|Public Health Laboratory Network|
|STI Surveillance Committee|
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Recent achievementsThe nature of much of its work means that the achievements of CDNA are not always visible or easily measurable. Those closely involved will certainly recognise that outcomes such as earlier or more appropriate responses to outbreaks, better policies on communicable disease management, improved co-ordination of preventive activities, among others, do make an important contribution to public health objectives - containing the spread of disease, reducing morbidity and the burden of communicable diseases on the acute system and maintaining productivity levels.
Although these achievements may not often be quantified, the fact that each fortnight around 20 busy members make it a priority to join a one hour teleconference is one indication of the value of these activities. Even with the development of specialised e-mail list servers and Internet sites, the teleconferences seem to remain a most effective way to keep a high level of common understanding among a far-flung and varied group of people in the field.
Conclusively demonstrating the benefits of these connections is generally more difficult, but the recent anthrax scare and other bioterrorism issues did provide an example of the effectiveness of these types of networks. During the days and weeks following the first anthrax cases in the United States and the subsequent rash of threats, CNDA's jurisdictional members communicated regularly via teleconferences and e-mail, keeping all jurisdictions up to date on developments and sharing drafts of incident management protocols tailored to meet Australia's needs. New Zealand was also included in this process. CDNA's Public Health Laboratory Network (PHLN) members were an integral part of the response, ensuring that key laboratories all around the country were aware of the most appropriate methods for testing suspect materials and facilitating specialist training where this was required. These communications were in turn linked to higher level decision-makers within each health authority.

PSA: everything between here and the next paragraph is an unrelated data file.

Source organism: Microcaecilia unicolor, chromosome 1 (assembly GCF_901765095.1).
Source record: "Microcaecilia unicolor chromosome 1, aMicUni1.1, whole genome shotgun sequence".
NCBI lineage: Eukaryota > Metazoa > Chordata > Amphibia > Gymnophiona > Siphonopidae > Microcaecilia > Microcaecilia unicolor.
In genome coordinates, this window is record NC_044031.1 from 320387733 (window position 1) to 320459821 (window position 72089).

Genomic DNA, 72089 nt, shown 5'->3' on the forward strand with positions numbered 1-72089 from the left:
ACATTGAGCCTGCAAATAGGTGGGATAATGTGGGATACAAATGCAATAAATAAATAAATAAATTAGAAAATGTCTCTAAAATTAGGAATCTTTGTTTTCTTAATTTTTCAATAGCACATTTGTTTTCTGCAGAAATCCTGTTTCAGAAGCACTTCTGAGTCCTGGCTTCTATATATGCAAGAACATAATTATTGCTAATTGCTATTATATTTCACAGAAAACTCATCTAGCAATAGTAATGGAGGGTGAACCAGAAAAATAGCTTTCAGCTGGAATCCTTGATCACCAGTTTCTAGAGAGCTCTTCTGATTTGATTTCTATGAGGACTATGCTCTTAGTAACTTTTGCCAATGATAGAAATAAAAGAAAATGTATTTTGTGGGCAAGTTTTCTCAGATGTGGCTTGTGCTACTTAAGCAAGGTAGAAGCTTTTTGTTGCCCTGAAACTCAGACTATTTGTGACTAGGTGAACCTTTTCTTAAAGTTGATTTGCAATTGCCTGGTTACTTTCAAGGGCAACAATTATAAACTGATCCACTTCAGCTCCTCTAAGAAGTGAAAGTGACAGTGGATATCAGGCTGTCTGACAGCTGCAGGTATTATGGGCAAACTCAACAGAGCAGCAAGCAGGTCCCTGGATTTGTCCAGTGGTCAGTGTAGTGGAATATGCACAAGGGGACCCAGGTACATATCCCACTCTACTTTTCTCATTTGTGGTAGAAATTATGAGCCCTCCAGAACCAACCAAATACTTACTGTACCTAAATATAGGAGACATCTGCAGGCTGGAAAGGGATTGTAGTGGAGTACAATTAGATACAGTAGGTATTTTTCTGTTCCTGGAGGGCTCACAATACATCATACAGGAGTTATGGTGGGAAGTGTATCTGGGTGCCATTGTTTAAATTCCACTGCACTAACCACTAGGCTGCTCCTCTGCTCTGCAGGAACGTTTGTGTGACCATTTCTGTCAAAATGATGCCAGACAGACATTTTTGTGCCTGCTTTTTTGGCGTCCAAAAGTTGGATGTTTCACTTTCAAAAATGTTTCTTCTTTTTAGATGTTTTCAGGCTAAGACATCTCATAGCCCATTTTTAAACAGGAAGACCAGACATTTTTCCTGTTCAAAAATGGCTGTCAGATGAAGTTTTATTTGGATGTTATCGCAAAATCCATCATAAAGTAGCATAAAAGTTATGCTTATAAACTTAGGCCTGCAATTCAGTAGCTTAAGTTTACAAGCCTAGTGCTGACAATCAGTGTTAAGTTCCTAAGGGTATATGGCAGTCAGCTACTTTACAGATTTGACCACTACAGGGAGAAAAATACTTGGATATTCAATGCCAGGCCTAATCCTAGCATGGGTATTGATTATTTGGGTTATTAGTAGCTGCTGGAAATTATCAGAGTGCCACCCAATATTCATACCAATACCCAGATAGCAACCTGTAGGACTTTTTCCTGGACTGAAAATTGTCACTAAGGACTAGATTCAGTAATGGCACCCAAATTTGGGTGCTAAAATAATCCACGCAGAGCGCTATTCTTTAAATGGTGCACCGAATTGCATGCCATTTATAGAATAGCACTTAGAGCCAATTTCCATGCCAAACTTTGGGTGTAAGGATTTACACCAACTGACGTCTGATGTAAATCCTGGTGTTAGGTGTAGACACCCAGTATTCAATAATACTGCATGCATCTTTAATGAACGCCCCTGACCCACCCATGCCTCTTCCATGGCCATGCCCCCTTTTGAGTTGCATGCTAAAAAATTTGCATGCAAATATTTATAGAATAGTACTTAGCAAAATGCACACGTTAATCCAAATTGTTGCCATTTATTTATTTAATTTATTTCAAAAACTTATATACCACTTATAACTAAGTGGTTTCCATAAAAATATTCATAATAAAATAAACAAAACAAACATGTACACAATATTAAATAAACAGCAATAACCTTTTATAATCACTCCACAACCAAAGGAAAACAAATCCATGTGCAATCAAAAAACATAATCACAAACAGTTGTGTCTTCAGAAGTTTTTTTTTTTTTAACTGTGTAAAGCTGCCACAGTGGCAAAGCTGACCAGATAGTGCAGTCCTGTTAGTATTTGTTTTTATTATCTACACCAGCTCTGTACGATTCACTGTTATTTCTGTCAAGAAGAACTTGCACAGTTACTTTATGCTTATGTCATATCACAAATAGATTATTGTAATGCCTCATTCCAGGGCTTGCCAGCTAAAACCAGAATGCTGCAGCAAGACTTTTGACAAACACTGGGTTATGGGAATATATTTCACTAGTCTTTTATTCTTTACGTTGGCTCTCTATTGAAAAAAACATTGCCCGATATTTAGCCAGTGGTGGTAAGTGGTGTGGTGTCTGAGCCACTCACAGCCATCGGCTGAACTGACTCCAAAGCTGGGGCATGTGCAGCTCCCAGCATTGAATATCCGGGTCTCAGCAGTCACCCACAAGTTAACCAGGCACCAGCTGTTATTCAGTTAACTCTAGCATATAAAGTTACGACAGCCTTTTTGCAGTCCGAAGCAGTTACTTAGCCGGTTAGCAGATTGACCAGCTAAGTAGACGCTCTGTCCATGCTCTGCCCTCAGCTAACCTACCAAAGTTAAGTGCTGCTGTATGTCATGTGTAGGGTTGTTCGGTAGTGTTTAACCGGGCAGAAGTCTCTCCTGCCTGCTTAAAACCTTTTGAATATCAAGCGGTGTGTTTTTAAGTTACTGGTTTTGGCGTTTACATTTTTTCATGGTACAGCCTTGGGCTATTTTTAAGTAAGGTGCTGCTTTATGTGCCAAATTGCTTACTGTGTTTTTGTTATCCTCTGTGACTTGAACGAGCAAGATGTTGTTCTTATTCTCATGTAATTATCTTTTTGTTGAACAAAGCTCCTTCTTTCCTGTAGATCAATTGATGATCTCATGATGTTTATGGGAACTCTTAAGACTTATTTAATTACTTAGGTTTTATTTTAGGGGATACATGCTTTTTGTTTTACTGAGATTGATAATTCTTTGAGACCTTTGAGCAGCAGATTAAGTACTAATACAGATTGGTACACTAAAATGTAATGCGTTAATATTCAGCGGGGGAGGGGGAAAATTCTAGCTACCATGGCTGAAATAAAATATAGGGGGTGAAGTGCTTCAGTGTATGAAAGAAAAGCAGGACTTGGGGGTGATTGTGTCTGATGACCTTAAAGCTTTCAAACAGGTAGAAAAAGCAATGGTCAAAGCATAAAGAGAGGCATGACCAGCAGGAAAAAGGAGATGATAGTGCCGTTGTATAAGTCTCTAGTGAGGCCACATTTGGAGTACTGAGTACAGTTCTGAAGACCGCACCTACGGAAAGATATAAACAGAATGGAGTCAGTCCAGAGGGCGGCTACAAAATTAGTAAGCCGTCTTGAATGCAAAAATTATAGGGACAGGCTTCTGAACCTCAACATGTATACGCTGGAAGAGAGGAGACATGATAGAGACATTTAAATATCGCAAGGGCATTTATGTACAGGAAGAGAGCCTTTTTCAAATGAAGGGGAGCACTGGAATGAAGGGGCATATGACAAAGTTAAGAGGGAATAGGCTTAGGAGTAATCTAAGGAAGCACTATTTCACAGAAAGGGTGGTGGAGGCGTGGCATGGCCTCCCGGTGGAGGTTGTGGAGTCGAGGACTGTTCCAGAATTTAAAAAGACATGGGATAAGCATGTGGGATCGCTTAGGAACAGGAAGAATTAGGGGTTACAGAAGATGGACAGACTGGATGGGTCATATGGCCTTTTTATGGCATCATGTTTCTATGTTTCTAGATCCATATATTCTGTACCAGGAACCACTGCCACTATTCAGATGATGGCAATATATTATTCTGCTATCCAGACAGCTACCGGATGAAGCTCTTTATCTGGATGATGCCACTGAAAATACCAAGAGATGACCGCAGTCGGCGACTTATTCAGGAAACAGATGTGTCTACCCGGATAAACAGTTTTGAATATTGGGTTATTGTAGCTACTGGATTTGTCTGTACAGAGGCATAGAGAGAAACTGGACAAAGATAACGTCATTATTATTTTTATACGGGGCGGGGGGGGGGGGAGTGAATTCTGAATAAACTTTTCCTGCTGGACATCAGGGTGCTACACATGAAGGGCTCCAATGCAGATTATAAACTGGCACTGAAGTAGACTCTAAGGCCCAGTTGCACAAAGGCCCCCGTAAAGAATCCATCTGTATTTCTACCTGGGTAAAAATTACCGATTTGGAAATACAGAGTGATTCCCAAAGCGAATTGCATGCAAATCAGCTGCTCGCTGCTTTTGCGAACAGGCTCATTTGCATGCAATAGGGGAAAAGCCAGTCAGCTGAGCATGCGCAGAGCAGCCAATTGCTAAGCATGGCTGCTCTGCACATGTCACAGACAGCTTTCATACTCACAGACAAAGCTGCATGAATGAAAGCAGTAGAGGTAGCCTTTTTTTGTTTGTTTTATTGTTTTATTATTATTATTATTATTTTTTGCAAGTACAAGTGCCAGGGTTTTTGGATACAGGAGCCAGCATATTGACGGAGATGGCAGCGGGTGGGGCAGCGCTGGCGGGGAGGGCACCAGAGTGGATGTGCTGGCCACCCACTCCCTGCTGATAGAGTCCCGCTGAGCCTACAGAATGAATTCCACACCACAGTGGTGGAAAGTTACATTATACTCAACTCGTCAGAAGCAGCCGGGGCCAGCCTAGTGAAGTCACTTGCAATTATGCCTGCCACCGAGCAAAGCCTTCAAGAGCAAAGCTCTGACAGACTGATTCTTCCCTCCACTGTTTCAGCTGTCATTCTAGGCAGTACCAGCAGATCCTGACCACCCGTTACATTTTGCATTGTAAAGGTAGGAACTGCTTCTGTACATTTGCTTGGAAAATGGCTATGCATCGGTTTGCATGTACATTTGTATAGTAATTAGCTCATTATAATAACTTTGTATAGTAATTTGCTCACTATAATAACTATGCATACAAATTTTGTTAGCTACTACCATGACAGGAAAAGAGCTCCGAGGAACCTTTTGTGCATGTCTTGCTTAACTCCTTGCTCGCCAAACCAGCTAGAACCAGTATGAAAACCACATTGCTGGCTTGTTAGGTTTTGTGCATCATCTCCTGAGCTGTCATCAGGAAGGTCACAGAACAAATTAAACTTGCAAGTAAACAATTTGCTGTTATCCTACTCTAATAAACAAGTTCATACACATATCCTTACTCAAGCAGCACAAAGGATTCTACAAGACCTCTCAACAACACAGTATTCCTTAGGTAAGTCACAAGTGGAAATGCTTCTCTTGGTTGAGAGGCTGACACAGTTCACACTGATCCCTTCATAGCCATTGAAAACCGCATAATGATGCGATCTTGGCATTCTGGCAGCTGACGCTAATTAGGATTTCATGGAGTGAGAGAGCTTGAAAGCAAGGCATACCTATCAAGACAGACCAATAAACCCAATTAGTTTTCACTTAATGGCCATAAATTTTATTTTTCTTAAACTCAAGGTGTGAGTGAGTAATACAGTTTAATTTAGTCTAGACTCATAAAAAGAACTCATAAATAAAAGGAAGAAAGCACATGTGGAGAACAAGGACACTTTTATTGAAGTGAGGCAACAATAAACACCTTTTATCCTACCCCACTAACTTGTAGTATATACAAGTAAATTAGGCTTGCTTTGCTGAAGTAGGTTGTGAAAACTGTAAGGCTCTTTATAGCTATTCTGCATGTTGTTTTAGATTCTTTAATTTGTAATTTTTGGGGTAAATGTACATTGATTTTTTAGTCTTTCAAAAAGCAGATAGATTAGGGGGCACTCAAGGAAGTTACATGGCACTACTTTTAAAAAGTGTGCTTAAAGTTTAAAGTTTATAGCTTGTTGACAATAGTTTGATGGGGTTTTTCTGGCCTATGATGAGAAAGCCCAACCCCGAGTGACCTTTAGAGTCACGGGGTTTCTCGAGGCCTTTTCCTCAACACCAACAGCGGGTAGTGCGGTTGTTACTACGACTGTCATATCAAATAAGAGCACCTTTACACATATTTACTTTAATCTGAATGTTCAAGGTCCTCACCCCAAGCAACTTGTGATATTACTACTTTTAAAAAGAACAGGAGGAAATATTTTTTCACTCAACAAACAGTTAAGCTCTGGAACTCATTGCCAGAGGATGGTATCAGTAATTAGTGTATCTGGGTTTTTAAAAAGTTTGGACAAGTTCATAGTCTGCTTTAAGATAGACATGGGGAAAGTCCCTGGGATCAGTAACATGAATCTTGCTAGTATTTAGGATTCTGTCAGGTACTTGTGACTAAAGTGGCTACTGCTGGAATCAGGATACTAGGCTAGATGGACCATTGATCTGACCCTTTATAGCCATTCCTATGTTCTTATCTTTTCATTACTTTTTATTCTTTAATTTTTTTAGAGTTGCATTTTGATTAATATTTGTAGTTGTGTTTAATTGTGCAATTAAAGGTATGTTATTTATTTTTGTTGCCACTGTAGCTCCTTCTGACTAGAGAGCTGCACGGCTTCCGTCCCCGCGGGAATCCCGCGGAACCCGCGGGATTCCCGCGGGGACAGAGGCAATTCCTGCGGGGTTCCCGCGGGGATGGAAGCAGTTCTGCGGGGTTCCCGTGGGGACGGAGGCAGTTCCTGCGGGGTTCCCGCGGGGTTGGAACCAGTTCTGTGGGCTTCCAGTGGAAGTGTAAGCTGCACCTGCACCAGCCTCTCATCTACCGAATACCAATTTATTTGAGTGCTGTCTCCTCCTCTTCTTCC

As a result of this work, a relatively consistent national response to these incidents was developed, and all jurisdictions were able to share and benefit from work done elsewhere. Mobilising such systems in emergencies depends heavily on having effective infrastructure already in place. A really effective infrastructure consists not only of appropriate hardware, training and systems, but also requires a common understanding of issues, knowledge of and respect for particular areas of expertise, mutual trust and established relationships - all of which are fostered by Networks such as CDNA and PHLN.
As well as creating and supporting this type of infrastructure, there are also more tangible examples of CDNA's work, many of them the product of committees that draw in a wider circle of expertise. Among the recent achievements this year have been:
Improvement to the National Notifiable Diseases Surveillance SystemThe National Notifiable Diseases Surveillance System (NNDSS) is operated by the Surveillance Section of the Department of Health and Ageing on behalf of the Network. Although this has been running for some years, following agreement by all Australian jurisdictional CDNA members in late 2000, for the first time Australia now has a list of nationally notifiable diseases that are reported on by all state and territory health authorities. Standard case definitions, reporting systems and access protocols are now being finalised. Web-based systems allow wide access to summary NNDSS information, while researchers are able to obtain more detailed data with the approval of the jurisdictions, which retain ownership of their material.